One feels an instant calm upon entering through the open, curving, wrought-iron gates at Alta Mesa Memorial Park. Perhaps it's the sound of the distant sprinkler -- or the cawing of the crows -- coupled with the dim engine hum of the mowers or the click-click of the groundskeepers' edgers.
Alta Mesa -- resting place of Palo Altans of yore -- is a place to slow down and smell the newly mown grass, while contemplating the fleeting nature of life and remembering the dead.
Located off busy Arastradero Road, just a block shy of Gunn High School and bounded by residential Palo Alto and Adobe Creek, Alta Mesa is a 72-acre private park with a purpose.
Incorporated more than 100 years ago, when about a dozen local businessmen chose the land because it was dry and elevated (Alta Mesa means "high ground"), with a view of Bay and valley, the cemetery was run for many years by their descendents.
The 71,000-plus interred at Alta Mesa surpassed Palo Alto's live population several years ago. Sprinkled throughout the cemetery are names from Palo Alto's past or other people of fame: Eichler, Parkinson, Peers, Boulware, and more recently, David and Lucile Packard, Tennessee Ernie Ford, and the parents of Amy Tan.
The most visited gravesite: Pigpen, aka Ronald McKernan (1945-1973), whose epitaph reads "Pigpen was and is now forever one of the Grateful Dead."
The cemetery's hand-written records go back to 1904, with the first recorded notation Margery J. Foster, who was buried on July 11. The book even notes her cause of death: arteriosclerosis and old age. She was 71.
Every night the written records go into a concrete vault to protect them, noted Marilyn Talbot, general manager and corporate secretary -- and the first non-family member to run the place. She said they are in the process of transferring at least the names and dates onto a computer.
Today, 51 acres are developed, with 21 acres left.
"This will last way over 100 years," Talbot added.
When Talbot arrived 27 years ago, there were more burials than cremations, but today the numbers run closer to 70 percent cremations, she said. She attributes the change to a higher consciousness of land conservation, especially since publication of Jessica Mitford's "The American Way of Death" in 1963.
"It got a lot of people thinking: Maybe there are better ways to memorialize people and a better use of land," she said.
The cemetery has been expanded over the years, both with added acreage and new mausoleums. Today, plans are underway to tear down the original building, which has been added onto a la Sarah Winchester over the years.
The new building will include a chapel that can seat up to 168 people (the only other chapel on site holds 60), as well as office space for helping more than one family at a time. The California-style building is working its way through the city's planning process.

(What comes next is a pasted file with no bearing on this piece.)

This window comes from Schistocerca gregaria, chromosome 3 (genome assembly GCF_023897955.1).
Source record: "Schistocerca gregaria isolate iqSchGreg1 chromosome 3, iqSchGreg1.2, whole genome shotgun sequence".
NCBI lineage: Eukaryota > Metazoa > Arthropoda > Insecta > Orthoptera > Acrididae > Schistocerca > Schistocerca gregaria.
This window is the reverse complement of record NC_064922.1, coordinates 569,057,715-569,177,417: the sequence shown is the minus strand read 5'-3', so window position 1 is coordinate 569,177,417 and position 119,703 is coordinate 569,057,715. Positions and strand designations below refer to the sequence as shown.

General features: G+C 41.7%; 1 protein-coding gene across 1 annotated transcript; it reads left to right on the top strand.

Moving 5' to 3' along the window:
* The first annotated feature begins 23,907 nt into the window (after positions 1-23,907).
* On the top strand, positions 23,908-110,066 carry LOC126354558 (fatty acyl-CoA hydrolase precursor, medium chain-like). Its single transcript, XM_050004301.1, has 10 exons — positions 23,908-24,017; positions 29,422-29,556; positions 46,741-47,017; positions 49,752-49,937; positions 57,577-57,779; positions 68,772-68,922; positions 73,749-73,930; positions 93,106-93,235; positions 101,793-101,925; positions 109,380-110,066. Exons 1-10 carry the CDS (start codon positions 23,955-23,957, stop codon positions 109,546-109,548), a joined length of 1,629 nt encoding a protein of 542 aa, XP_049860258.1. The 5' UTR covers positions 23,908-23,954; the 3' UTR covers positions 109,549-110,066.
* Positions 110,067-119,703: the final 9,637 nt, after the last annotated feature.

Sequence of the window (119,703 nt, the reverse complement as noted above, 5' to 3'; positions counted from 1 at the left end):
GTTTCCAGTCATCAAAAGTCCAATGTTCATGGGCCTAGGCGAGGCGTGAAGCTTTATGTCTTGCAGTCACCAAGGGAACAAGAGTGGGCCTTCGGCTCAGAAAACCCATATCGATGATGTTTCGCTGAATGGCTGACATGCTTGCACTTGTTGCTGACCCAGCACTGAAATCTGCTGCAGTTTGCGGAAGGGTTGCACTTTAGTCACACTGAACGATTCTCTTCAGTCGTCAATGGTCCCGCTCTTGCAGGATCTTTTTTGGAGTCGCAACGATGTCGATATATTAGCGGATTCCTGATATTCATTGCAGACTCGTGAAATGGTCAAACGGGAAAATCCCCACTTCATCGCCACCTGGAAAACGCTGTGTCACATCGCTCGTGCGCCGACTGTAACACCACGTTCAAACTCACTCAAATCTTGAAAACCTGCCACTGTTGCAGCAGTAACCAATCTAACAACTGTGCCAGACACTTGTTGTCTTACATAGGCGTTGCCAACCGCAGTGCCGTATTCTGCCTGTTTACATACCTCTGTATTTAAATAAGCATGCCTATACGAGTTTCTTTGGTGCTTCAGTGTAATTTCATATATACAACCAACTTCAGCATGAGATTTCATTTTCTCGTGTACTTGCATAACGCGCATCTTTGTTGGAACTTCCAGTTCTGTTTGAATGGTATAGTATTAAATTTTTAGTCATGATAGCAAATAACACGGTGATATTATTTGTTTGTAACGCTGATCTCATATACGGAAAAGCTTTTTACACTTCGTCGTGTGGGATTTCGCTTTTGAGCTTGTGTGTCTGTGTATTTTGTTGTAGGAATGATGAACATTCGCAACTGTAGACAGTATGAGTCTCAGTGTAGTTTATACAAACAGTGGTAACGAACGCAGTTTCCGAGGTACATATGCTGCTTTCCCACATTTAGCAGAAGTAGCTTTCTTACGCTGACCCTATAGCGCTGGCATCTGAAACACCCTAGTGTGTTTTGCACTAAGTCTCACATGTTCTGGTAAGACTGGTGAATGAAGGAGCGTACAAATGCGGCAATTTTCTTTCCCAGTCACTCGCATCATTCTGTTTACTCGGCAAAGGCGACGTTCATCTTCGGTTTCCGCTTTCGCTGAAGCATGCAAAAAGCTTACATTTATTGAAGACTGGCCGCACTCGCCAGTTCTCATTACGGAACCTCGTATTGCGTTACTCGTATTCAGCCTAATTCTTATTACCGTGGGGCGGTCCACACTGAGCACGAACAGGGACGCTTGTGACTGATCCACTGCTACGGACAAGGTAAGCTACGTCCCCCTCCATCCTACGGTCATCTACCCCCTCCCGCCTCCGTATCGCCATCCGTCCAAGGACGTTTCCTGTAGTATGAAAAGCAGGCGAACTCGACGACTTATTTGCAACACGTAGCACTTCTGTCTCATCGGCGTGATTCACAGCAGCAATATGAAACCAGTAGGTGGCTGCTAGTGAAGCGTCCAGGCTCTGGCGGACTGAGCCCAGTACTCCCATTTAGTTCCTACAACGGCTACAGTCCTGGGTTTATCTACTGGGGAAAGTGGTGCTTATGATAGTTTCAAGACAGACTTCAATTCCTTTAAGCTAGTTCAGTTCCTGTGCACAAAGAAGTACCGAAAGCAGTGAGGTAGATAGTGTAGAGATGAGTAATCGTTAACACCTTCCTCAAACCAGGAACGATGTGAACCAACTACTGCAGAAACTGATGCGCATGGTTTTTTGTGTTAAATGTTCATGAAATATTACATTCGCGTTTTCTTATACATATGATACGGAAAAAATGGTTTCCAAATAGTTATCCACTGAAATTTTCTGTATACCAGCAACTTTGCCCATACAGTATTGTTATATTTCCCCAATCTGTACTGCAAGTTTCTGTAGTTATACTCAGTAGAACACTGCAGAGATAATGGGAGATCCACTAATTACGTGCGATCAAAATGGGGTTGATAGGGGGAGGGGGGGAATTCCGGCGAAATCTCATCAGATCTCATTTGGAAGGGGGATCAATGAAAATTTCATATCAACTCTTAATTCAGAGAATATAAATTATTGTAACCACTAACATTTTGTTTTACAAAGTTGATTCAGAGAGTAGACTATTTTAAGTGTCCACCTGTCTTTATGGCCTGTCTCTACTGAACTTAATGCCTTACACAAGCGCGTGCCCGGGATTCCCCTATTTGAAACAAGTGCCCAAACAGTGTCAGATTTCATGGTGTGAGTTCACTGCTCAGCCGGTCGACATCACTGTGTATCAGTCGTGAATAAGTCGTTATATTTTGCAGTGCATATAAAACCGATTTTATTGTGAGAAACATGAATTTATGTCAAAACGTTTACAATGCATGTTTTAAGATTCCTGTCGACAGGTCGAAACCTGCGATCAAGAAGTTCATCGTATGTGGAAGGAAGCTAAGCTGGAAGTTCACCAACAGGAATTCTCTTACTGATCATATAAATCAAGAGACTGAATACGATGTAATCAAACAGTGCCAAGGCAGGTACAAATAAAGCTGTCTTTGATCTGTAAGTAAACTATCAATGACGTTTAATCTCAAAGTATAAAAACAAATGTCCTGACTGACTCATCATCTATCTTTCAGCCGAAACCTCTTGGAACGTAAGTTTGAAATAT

When the new building is complete, Alta Mesa will become a mortuary, as well as a cemetery, Talbot said, offering full services all on one site. That reflects changes in the industry, with the major cemeteries in the area -- Oak Hill in San Jose, Skylawn and Cypress Lawn in Colma -- all incorporating mortuaries now.
About 900 funerals take place on weekdays each year, with most on Monday or Friday, Talbot said, but the cemetery is open every day for visitations.
Although there are occasional clusters of gravesites from a particular ethnicity or religion, the cemetery has always endorsed a nonsectarian policy: Monuments feature crosses, Jewish stars, hearts, Japanese and Chinese lettering. On a recent day, an urn filled with colorful flowers and a large helium balloon that said "Love ya!" graced the tomb of Humberto Tejeda, who died in 1994. Nearby were headstones with the names Tsuchiya, Kenney, Stenzler, Huang and Sepulveda.
The older part of Alta Mesa features many headstones and a few family crypts, but from the late 1950s through 1981 only flat markers were allowed in new sections, reinforcing the feel of a park.
"The bulk of the cemetery is flat," Talbot said, adding that monuments that take more land are restricted to designated areas. "Since I've been here, we've opened four monument sections. We do sell a lot of them," she added.
In addition to the grassy gravesites, the Circle of Oaks Columbarium offers sites for cremated remains, and several mausoleums offer above-ground space for both caskets and ashes. Benches are located within the mausoleums -- as well as amid some of the live and valley oaks outside.
In the olden days, one could reserve a gravesite (with perpetual care) for $25 for an adult, $15 for a child. Today's rates have evolved with the times, with "lots" ranging from $4,950 to $7,200 and a full funeral beginning at $7,352. Part of the price goes toward the endowment, now about $15 million, that ensures payment for upkeep of the site in perpetuity.
Although located off a busy street, and close to a high school, the cemetery is rarely bothered by acts of vandalism. Occasionally, someone will place something on the tall statue of the lady holding a cross, located near an old oak tree on the right as one enters, which had been a gift from Stanford University. Once, police tracked down graffiti artists, who quickly confessed and agreed to immediately paint over the marked-up wall, Talbot recalled.
But trimmed hedges, a wall around the perimeter and the respect of nearby residents and students keep the aura of calm at Alta Mesa, allowing all to visit in peace.